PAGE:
Federal Circuit Revives Cardiac Monitoring Patent, Not Directed to an Abstract Idea
CardioNet asserted its patent directed to cardiac monitoring against InfoBionic in the U.S. District Court for the District of Massachusetts. The defendant moved to dismiss the complaint, arguing that the patent was ineligible under Section 101 because the patent claims are directed to the abstract idea that atrial fibrillation and atrial flutter can be determined by looking at the variability of an irregular heartbeat. The district court agreed with InfoBionic and granted the motion to dismiss, holding that the asserted claims are invalid. CardioNet appealed to the U.S. Court of Appeals for the Federal Circuit.
The Asserted Patent
The asserted patent, titled "Cardiac Monitoring," teaches that its systems and techniques determine the beat-to-beat variability in heart rate over a series of successive heartbeats. Specifically, they determine the variability in heart rate "over a series of between 20 and 200 of the recent R to R intervals," or the timing between "R-waves."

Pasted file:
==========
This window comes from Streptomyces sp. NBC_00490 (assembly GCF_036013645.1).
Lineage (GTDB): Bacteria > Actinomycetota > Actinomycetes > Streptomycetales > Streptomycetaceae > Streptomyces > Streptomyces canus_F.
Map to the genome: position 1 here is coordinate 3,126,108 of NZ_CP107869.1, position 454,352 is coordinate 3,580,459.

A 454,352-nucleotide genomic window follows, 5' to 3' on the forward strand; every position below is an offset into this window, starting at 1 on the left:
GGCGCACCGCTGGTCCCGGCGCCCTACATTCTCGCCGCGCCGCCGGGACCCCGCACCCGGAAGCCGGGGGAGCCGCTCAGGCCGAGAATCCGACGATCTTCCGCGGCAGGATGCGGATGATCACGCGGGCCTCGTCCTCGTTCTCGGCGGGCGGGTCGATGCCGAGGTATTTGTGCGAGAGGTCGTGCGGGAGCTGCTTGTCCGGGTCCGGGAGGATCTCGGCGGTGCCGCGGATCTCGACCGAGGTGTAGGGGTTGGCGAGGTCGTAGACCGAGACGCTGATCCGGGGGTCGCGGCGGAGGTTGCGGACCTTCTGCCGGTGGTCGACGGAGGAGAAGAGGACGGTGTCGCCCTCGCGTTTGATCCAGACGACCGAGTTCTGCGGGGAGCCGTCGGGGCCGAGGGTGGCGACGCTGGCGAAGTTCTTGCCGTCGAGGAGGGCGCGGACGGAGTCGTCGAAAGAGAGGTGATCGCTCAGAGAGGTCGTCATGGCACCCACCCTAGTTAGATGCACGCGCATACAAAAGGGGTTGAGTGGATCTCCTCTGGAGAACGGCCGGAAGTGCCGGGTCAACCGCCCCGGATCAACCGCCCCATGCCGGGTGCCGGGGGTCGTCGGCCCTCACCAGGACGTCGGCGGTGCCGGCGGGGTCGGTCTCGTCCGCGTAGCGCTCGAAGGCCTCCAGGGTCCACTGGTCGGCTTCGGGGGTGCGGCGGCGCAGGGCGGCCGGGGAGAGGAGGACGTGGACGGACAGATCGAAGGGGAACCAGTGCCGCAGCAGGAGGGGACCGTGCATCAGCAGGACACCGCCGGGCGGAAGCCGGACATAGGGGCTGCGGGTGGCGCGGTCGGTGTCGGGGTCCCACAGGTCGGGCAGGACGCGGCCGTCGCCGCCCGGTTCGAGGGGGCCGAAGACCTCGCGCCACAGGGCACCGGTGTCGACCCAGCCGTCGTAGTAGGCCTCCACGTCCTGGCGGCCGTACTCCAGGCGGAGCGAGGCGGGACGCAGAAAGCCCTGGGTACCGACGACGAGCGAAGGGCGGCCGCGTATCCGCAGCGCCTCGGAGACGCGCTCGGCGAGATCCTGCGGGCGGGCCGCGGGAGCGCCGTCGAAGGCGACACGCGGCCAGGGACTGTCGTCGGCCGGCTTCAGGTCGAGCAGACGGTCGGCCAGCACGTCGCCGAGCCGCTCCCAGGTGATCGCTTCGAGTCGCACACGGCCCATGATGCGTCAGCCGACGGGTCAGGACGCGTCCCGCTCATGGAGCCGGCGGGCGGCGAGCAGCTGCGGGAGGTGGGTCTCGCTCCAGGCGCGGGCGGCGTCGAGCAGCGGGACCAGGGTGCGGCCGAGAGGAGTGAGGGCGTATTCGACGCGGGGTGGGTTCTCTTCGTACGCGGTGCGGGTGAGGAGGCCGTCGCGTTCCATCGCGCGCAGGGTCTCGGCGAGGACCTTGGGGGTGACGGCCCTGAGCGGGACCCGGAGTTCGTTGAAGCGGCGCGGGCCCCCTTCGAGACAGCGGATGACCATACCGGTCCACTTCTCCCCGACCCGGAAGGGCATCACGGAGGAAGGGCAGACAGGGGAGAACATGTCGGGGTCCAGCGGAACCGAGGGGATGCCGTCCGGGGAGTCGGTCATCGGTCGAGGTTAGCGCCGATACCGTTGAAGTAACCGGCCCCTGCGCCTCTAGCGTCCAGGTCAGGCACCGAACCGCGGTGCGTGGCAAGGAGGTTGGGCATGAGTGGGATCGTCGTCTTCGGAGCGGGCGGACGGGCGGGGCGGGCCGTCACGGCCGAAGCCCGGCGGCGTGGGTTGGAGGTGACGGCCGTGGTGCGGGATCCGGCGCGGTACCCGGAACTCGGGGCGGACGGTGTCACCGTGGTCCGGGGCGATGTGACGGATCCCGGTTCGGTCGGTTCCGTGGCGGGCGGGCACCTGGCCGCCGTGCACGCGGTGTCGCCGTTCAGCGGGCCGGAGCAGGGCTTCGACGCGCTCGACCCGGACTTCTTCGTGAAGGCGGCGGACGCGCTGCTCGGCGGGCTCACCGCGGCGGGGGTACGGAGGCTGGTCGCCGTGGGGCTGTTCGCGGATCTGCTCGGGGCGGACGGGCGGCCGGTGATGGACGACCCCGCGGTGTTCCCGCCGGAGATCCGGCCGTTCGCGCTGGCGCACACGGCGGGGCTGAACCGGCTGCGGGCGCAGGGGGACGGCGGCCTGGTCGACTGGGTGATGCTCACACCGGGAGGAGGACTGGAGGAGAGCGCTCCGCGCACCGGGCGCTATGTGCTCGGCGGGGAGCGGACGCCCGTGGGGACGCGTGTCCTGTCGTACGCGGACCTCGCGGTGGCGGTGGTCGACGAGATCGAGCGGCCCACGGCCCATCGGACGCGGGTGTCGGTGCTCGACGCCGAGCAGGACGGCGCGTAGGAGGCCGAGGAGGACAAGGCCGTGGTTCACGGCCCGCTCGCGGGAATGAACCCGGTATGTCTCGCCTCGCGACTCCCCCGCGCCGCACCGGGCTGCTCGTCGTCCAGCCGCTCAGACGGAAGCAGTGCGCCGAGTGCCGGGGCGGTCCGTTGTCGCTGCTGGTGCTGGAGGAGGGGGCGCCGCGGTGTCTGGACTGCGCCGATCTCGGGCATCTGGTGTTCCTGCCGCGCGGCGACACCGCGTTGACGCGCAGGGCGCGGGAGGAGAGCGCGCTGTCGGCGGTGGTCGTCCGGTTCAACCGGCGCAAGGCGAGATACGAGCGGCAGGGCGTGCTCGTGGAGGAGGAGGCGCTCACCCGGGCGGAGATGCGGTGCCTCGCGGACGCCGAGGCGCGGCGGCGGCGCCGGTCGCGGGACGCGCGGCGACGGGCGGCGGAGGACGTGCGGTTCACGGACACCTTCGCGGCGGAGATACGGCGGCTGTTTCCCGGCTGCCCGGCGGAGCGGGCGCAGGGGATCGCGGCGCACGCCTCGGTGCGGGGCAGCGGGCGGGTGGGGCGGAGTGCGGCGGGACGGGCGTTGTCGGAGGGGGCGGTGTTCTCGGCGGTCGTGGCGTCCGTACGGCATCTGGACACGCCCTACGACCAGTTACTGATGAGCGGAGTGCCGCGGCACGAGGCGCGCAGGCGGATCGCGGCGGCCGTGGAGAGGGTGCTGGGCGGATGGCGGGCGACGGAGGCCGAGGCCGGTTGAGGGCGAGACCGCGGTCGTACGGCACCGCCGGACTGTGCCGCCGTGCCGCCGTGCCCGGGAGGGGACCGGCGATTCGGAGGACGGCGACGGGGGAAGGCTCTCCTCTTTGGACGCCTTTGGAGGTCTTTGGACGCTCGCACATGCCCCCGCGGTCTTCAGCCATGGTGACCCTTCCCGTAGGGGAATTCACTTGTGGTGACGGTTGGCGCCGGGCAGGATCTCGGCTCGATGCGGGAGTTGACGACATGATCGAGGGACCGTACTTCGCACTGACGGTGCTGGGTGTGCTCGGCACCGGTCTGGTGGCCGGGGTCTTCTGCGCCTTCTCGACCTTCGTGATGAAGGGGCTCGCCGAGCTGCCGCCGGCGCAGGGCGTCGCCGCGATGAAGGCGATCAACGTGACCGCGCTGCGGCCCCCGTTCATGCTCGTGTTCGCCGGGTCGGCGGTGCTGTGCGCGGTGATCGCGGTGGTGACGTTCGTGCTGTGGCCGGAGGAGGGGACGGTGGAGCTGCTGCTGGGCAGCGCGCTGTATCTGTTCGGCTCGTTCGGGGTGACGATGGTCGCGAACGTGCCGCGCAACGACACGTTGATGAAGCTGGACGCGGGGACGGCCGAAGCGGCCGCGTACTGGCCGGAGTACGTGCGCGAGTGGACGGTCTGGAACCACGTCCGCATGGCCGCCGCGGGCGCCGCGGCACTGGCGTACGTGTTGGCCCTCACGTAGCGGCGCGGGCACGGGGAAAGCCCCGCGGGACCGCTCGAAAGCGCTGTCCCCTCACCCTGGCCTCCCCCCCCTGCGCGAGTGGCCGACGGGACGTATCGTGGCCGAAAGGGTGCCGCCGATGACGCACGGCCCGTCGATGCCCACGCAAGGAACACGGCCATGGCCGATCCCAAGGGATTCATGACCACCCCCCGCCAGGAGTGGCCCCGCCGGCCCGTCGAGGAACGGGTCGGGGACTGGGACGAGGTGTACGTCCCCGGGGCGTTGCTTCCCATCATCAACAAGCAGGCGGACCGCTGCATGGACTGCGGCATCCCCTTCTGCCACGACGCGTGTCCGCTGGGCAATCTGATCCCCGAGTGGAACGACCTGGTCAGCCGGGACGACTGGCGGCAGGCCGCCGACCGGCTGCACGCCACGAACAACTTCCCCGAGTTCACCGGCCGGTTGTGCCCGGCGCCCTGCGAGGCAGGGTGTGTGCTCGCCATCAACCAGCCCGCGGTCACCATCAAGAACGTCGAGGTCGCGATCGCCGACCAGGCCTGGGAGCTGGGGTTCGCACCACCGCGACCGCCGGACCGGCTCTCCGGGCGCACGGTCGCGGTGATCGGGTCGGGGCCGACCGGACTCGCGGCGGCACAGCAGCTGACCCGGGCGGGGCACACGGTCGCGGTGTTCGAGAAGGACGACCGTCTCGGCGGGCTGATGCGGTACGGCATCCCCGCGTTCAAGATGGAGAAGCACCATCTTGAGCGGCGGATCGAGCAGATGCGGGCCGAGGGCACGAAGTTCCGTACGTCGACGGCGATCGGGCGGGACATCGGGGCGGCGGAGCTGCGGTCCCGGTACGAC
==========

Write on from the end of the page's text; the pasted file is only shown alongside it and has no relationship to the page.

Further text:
The patent claims on appeal were drawn to a device for detecting and reporting the presence of atrial fibrillation or atrial flutter in the patient – specifically detecting beat-to-beat timing of cardiac activity, detecting premature ventricular beats and determining the relevance of the beat-to-beat timing to atrial fibrillation or atrial flutter while taking into account the variability in the beat-to-beat timing caused by premature ventricular beats.
The Federal Circuit noted that the patent describes certain advantages of the claimed device, including "by analyzing the beat-to-beat timing for atrial fibrillation or atrial flutter while also taking into account the variability in the beat-to-beat timing caused by premature ventricular beats, the device can more accurately distinguish atrial fibrillation and atrial flutter from other types of arrhythmias."
The Federal Circuit's Section 101 Analysis